Eighty-four diseased and defective chickens before shipment for meat inspection were obtained from broiler farms and examined pathologically and bacteriologically. Most affected birds showed depression, stunted growth, lameness and paralysis. At autopsy, more than half of all chicken had spondylopathy (59/84 cases),and spinal (corpus vertebrae) abscesses were seen in the affected area in nearly one half of them (27/59 cases). Histopathologically, granulomatous inflammation with gram positive cocci and gram negative bacilli was observed in the vertebral abscess. Salmonella spp., Escherichia coli, and Staphylococcus spp. were detected by the abscess in affected corpus vertebrae and other infectious lesions in a bacteriological inspection. Staphylococcus aureus was detected from only one sample from group C.
A farm that did not have porcine reproductive and respiratory syndrome (PRRS) virus had several pigs found to be antibody-positive in an ELISA (seropositive pigs). The positive rate was 5.4% among growing pigs and 0% among breeding sows and fattening pigs. Diagnostic tests on the five positive pigs ruled out PRRS. Serum of the seropositive pigs showed an ELISA S/P of 0.431 to 3.346, but had an IFA titer of less than 1 : 20, and were negative for nested PCR. It was concluded that all of the seropositive pigs had shown a nonspecific reaction. Investigating the possibility of infection by checking clinical symptoms, and conducting IFA and nested PCR with seropositive pigs appeared to be an effective procedure for verifying nonspecific reactions in an ELISA.
A 16-month-old Japanese Black heifer persistently infected with bovine viral diarrhea (BVD) virus developed emaciation, hyperglycemia, glycosuria and ketonuria. The plasma glucose tolerance and insulin concentration declined markedly to 0.25 of glucose disappearance rate and 2.7 to 4.9 μU/ml, respectively. The major pathological changes were characterized by a decrease in the size and number of pancreatic islets. Residual islets contained islet cells with vacuolated cytoplasm, including small amounts of aldehyde fuchsin-positive granules or insulin antigens. Based on the results, the disease was diagnosed as type 1 diabetes mellitus.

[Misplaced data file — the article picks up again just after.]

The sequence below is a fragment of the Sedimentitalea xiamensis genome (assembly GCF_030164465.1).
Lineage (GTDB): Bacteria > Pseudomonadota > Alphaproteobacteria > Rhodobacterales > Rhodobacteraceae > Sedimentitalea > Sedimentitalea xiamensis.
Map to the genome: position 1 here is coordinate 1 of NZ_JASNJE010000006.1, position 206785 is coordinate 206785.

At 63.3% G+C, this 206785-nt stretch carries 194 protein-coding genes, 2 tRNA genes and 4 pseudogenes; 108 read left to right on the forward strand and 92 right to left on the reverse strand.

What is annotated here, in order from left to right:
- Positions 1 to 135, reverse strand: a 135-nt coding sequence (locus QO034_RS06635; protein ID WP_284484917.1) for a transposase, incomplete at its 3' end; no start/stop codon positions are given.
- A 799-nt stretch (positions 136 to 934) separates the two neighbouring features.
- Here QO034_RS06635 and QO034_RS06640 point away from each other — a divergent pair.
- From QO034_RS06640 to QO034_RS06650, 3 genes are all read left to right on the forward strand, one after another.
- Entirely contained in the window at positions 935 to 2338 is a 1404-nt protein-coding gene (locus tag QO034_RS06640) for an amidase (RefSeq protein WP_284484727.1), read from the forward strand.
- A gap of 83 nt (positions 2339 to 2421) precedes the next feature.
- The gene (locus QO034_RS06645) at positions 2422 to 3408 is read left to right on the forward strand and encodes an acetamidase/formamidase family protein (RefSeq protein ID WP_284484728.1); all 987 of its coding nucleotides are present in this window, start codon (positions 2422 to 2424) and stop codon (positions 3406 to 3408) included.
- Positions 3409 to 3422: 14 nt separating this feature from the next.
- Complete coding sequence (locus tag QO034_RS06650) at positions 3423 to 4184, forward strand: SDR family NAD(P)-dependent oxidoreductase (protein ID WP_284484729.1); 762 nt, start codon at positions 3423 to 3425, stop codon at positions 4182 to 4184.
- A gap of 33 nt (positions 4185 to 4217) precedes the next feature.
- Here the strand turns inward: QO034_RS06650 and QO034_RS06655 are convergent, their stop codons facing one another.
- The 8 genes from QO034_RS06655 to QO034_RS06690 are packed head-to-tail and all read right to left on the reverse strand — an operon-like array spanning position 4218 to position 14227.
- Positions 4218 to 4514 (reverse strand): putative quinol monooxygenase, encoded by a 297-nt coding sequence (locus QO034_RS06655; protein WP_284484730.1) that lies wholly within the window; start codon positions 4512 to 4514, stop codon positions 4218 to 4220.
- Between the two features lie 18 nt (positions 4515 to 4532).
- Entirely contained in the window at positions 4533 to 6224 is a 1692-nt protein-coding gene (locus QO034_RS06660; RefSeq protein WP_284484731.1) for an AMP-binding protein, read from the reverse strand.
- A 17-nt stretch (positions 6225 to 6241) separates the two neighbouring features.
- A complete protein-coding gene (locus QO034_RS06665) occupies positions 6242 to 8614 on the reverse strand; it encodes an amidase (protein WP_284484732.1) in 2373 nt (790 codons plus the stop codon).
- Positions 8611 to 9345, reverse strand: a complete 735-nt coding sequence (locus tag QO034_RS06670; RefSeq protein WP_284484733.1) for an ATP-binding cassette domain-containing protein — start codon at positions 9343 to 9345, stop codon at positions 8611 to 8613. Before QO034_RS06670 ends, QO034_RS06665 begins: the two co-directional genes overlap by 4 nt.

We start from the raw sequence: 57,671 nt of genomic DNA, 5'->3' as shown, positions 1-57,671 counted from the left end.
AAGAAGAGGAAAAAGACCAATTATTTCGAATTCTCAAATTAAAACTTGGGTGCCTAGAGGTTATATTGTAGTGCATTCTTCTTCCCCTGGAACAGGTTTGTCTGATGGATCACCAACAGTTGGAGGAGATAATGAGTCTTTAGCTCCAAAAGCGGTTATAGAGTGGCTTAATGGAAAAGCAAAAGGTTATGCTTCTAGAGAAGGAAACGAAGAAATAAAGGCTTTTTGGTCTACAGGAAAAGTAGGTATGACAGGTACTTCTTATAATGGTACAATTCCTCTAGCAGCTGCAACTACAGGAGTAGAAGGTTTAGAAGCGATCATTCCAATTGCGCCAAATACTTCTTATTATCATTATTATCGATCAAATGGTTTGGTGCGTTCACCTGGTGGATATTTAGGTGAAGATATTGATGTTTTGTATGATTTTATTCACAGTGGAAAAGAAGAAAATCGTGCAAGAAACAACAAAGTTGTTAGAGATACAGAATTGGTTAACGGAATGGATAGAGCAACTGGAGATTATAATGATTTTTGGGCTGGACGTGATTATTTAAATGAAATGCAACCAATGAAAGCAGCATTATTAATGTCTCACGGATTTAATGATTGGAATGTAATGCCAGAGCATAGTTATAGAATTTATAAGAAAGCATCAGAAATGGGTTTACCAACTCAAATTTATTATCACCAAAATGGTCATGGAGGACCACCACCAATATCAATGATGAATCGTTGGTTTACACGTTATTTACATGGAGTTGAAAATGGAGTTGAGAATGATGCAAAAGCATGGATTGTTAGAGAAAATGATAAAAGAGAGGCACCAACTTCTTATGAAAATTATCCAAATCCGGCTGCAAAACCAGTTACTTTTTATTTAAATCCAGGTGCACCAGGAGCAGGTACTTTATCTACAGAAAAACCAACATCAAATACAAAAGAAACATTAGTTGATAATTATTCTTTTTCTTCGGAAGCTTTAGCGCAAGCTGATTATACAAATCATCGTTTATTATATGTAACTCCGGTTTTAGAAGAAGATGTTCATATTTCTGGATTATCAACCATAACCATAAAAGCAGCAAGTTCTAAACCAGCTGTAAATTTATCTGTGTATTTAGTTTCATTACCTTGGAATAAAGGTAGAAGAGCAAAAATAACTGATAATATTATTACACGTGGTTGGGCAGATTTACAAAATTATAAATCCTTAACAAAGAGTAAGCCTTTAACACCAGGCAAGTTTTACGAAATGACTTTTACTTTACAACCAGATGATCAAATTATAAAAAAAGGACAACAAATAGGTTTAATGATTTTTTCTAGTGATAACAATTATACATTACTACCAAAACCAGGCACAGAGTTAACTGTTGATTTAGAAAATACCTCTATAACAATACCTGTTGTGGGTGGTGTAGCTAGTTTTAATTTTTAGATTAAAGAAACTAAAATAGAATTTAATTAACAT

A one-year-old thoroughbred that, immediately following long-distance shipping, had contracted a fever and subsequent renal failure was admitted to our Veterinary Teaching Hospital 21 days after having been shipped. In addition to important clinical laboratory findings such as congested visible mucous membrane, leukocytosis, and azotemia, a gene fragment specific to leptospira interrogans sensu lato was evidently amplified by the culture media from urine deposit and blood. Although the white cell blood count and blood urea nitrogen were normalized around the 11th and 21st days following fluid therapy (75ml/kg/day) and antibiotics administration (cefazolin sodium 50mg/kg/day), polyuria and polydipsia were persistent. Hypercalcemia and hypophosphatemia and an increased ratio of BUN to creatinine (＞10) also developed, and consequently the horse was euthanized on the 33rd day of hospitalization. The necropsy confirmed enlargement of both kidneys and the hyperplasia of the cortex. A case report of equine leptospirosis associated with renal failure suggests the need for a longitudinal epidemiological survey of leptospira interrogans serovars in Japanese horses.
An eight-year-old, intact male toy poodle was diagnosed with diabetes mellitus, and administered with insulin. Hypoglycemia with unknown causes was observed three months prior to the diagnosis. After three years of insulin therapy, insulin administration was discontinued because of intermittent hypoglycemia. Two weeks later, hypoglycemia and titanic seizure occurred, although no insulin had been given. Because glucose infusion or anticonvulsant therapy failed to control the seizure, euthanasia was performed. Necropsy showed diffuse enlargement of the pancreas and seven ashen nodular lesions in the liver. Insulinoma and its hepatic metastasis were diagnosed by histopathological examination.
Three dogs were diagnosed with reproductive tumors after castration or ovariohysterectomy. Since the lesions metastasized or were at risk for metastasis, the dogs were referred for postoperative chemotherapy. Their histopathological diagnoses were ovarian adenocarcinoma disseminating to the peritoneum, ovarian granulosa cell tumor with vascular invasion, and seminoma metastasizing to the celiac lymph nodes. The dogs were treated four or five times with a dose of cisplatin 40-50 mg/m2 intraperitoneally-injected every three weeks. Two dogs showed no signs of metastases for 31 and 7 months, respectively. In the dog with nodal metastasis, administration of intraperitoneal cisplatin five times reduced the hypogastric lymph nodes from 56.4 mm ×26.5 mm to 45.7 mm ×17.9 mm.